Each month during the bustling summer season, upwards of 300,000 tourists make their way through
. While some are regulars who've vacationed here, forever, just as many are newbies who are eagerly discovering the charms of this resort town. And it's fairly safe to say both groups have probably heard a few rumors, legends and lore about
Is Rodney, the hunky lifeguard, really rescuing swimmers or is he a model? (Ahem, our lips are sealed). Does Mayor Rick Meehan get chauffeured around town? (Nope, he drives himself; and sometimes can be seen pedaling his bicycle). And finally, where in the world does all that sand hail from?
Here are five myths about
worth debunking before you head to the shore.
1. You can only find junk food.
Sure, there are goodies galore — from pizza, fries and funnel cake, to salt water taffy, fried chicken and corn dogs. But the truth is there's ample opportunity to stock up on fresh seafood, bountiful produce and healthier fare, too. The
Farmers Market, held on Tuesday, Thursday and Sunday on the parking lot of Phillips at 142nd Street, offers a cornucopia of fresh fruit and colorful produce from Eastern Shore farms. At Rippons Seafood, a carry-out at 11911 Coastal Hwy (tucked behind a 7-Eleven), there's high quality fresh seafood. Buy a few pounds of crab meat and shrimp and enjoy a seafood feast in the condo one night for much less than you'd pay in most restaurants. And Minit Market on 33rd Street and Philadelphia Avenue is a traditional butcher shop — complete with staffers in white coats — for carnivores eager to put a juicy T-bone on the grill.
Anyone who's ever hit a beach in the aftermath of the classic 1970s flick can't help but wonder if the waters — in this case, the
— is safe for swimmers and surfers. While certain species of sharks can be found in this region's shallow waters, marine and other experts note that they're typically small hammerheads and smooth dogfish, not the white shark that attacked in fictitious Jaws. For anglers brave enough to try their hand at catching real sharks, the
Shark Tournament is held each June. A whopping 1,210 pounder from a past competition has a place of honor on the Boardwalk. Go to ocsharktournament.com.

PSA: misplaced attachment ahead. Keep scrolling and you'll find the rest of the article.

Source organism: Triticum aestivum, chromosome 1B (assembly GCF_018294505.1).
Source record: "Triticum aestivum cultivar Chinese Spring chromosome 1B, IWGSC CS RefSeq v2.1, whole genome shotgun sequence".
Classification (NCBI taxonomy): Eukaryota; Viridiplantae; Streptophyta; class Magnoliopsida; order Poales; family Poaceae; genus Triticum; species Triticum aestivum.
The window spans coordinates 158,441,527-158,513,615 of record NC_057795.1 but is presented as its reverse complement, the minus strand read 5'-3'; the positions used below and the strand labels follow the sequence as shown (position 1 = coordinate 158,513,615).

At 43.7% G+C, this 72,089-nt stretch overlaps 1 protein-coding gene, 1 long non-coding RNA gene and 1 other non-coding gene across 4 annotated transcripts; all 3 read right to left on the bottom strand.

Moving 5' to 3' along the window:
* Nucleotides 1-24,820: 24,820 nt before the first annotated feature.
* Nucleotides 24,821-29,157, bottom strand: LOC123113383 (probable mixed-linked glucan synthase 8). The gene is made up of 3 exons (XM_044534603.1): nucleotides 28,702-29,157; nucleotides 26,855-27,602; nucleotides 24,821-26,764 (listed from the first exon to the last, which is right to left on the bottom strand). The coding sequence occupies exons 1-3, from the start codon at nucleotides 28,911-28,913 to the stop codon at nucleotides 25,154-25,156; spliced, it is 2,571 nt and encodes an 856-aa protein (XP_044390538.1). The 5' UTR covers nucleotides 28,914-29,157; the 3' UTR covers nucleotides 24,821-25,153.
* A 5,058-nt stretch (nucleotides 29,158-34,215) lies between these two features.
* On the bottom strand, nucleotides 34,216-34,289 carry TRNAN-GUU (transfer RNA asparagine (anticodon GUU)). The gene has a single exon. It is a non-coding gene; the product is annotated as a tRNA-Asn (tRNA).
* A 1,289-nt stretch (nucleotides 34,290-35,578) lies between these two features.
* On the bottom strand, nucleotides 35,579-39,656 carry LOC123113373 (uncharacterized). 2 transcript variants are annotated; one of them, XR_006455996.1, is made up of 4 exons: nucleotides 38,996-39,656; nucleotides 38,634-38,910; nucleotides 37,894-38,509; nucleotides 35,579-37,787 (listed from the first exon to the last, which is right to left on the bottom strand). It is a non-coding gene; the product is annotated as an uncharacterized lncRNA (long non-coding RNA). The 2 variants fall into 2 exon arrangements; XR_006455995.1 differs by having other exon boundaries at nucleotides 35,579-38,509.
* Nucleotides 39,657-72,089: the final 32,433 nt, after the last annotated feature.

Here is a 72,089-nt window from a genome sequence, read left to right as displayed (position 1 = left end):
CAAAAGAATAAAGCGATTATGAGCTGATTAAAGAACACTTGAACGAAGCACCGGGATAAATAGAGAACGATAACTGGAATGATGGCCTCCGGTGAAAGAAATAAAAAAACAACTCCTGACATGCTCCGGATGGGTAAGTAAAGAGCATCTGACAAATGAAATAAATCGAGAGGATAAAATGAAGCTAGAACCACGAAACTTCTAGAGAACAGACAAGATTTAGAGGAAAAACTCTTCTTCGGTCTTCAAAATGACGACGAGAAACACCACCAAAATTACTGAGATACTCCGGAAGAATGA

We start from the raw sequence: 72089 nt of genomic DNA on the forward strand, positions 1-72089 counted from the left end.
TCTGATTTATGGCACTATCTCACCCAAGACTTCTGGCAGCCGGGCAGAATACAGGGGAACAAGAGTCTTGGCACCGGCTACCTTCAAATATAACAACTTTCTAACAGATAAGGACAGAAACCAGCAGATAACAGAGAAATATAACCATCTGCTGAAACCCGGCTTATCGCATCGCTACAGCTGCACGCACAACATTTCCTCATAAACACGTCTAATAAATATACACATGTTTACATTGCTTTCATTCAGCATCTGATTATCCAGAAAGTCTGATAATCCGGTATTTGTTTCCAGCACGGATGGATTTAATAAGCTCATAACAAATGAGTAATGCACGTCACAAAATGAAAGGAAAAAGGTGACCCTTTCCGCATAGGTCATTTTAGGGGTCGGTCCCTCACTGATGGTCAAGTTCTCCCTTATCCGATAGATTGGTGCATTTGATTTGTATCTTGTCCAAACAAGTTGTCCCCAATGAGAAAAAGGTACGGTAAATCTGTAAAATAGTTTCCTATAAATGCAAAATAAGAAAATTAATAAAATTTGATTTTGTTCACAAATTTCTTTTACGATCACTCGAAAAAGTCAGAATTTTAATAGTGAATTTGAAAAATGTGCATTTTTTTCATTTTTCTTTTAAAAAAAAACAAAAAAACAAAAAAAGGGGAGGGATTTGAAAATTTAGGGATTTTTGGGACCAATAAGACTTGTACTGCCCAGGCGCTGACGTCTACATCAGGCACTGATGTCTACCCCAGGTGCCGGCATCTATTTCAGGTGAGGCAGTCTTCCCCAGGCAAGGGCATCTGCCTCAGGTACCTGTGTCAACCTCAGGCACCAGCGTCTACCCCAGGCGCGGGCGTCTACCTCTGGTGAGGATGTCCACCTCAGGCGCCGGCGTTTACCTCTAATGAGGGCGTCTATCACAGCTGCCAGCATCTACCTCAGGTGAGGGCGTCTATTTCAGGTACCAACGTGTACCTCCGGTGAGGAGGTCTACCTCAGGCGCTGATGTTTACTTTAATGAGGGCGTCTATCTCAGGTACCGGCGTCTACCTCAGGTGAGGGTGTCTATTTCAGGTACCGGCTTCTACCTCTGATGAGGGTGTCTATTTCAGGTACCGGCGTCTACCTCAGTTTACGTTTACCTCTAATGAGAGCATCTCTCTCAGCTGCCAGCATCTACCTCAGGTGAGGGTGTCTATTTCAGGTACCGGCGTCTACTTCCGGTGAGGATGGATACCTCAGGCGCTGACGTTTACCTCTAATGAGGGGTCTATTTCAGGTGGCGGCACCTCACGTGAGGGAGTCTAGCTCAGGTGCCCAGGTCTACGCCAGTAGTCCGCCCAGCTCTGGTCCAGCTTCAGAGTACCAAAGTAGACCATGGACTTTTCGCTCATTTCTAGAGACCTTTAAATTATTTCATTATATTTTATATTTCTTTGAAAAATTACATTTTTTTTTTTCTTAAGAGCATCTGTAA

3. Ocean City is expensive, especially after Memorial Day.
offers free entertainment all summer long, including the return of Movies on the Beach, the Family Fun Olympics, and beach concerts. This year, as part of the new Summer of Thanks promotion, additional freebies include laser light shows on the beach, free family programs at the
Life-Saving Station Museum, special discounts, free nights at select hotels and restaurant deals, plus savings on
attractions such as mini golf and museum admissions. Meanwhile, you can't beat the excitement of a free fireworks display every Tuesday night (10 p.m.) on the beach at North Division Street. A coupon book is available for sale at the visitor center in the
Convention Center, 40th St. & Coastal Highway. Check out more deals at ococean.com/thanks
4. The city recreational facilities are for residents only.
Get ready to slip on your athletic gear because the town's Recreation & Parks Department offers everything from tennis to golf for adults, plus a variety of youth activities, open to residents and visitors alike. Kids can enjoy an array of camps, including soccer, baseball, basketball, softball, lacrosse, and cheerleading, plus skateboarding and boogie boarding. There's even art camp for future Picassos and Junior Beach Patrol for budding surf rescue technicians. Go to oceancitymd.gov/Recreation_and_Parks
5. Pets aren't welcome.
This myth has more bark than bite. Officials say visitors should feel free to bring four-legged friends to the shore, but there are some rules. By town ordinance, animals are not allowed on the beach or boardwalk during the peak summer season (they can visit in the spring and fall, however). Dogs must also be kept on a leash at all times in and around
, and signs are posted reminding owners to tidy up after Fido does his business. Fortunately for owners,